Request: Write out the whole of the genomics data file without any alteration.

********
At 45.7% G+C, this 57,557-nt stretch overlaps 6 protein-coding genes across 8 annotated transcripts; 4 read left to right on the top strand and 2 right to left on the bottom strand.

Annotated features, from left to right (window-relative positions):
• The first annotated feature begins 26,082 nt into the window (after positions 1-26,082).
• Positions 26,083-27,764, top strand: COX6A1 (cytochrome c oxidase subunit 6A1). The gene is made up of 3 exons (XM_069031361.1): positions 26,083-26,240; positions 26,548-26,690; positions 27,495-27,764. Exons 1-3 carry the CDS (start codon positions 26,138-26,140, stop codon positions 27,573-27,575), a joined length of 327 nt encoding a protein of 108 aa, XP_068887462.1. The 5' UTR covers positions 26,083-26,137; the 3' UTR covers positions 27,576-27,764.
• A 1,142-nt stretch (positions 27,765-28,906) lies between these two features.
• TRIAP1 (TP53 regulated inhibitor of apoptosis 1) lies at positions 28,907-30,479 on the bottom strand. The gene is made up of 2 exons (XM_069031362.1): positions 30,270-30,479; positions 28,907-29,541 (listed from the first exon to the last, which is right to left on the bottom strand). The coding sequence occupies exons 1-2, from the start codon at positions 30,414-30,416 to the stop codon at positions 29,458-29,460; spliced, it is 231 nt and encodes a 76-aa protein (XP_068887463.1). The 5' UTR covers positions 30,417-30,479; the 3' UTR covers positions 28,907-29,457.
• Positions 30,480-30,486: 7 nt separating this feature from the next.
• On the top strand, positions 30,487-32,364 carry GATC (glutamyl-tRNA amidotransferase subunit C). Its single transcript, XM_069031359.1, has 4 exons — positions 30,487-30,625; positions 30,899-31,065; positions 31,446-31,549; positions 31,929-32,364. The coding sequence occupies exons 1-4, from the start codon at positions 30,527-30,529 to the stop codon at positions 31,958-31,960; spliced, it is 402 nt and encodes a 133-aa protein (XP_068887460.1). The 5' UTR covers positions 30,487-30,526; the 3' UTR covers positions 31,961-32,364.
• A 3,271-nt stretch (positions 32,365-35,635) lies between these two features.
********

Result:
At 45.7% G+C, this 57,557-nt stretch overlaps 6 protein-coding genes across 8 annotated transcripts; 4 read left to right on the top strand and 2 right to left on the bottom strand.

Annotated features, from left to right (window-relative positions):
• The first annotated feature begins 26,082 nt into the window (after positions 1-26,082).
• Positions 26,083-27,764, top strand: COX6A1 (cytochrome c oxidase subunit 6A1). The gene is made up of 3 exons (XM_069031361.1): positions 26,083-26,240; positions 26,548-26,690; positions 27,495-27,764. Exons 1-3 carry the CDS (start codon positions 26,138-26,140, stop codon positions 27,573-27,575), a joined length of 327 nt encoding a protein of 108 aa, XP_068887462.1. The 5' UTR covers positions 26,083-26,137; the 3' UTR covers positions 27,576-27,764.
• A 1,142-nt stretch (positions 27,765-28,906) lies between these two features.
• TRIAP1 (TP53 regulated inhibitor of apoptosis 1) lies at positions 28,907-30,479 on the bottom strand. The gene is made up of 2 exons (XM_069031362.1): positions 30,270-30,479; positions 28,907-29,541 (listed from the first exon to the last, which is right to left on the bottom strand). The coding sequence occupies exons 1-2, from the start codon at positions 30,414-30,416 to the stop codon at positions 29,458-29,460; spliced, it is 231 nt and encodes a 76-aa protein (XP_068887463.1). The 5' UTR covers positions 30,417-30,479; the 3' UTR covers positions 28,907-29,457.
• Positions 30,480-30,486: 7 nt separating this feature from the next.
• On the top strand, positions 30,487-32,364 carry GATC (glutamyl-tRNA amidotransferase subunit C). Its single transcript, XM_069031359.1, has 4 exons — positions 30,487-30,625; positions 30,899-31,065; positions 31,446-31,549; positions 31,929-32,364. The coding sequence occupies exons 1-4, from the start codon at positions 30,527-30,529 to the stop codon at positions 31,958-31,960; spliced, it is 402 nt and encodes a 133-aa protein (XP_068887460.1). The 5' UTR covers positions 30,487-30,526; the 3' UTR covers positions 31,961-32,364.
• A 3,271-nt stretch (positions 32,365-35,635) lies between these two features.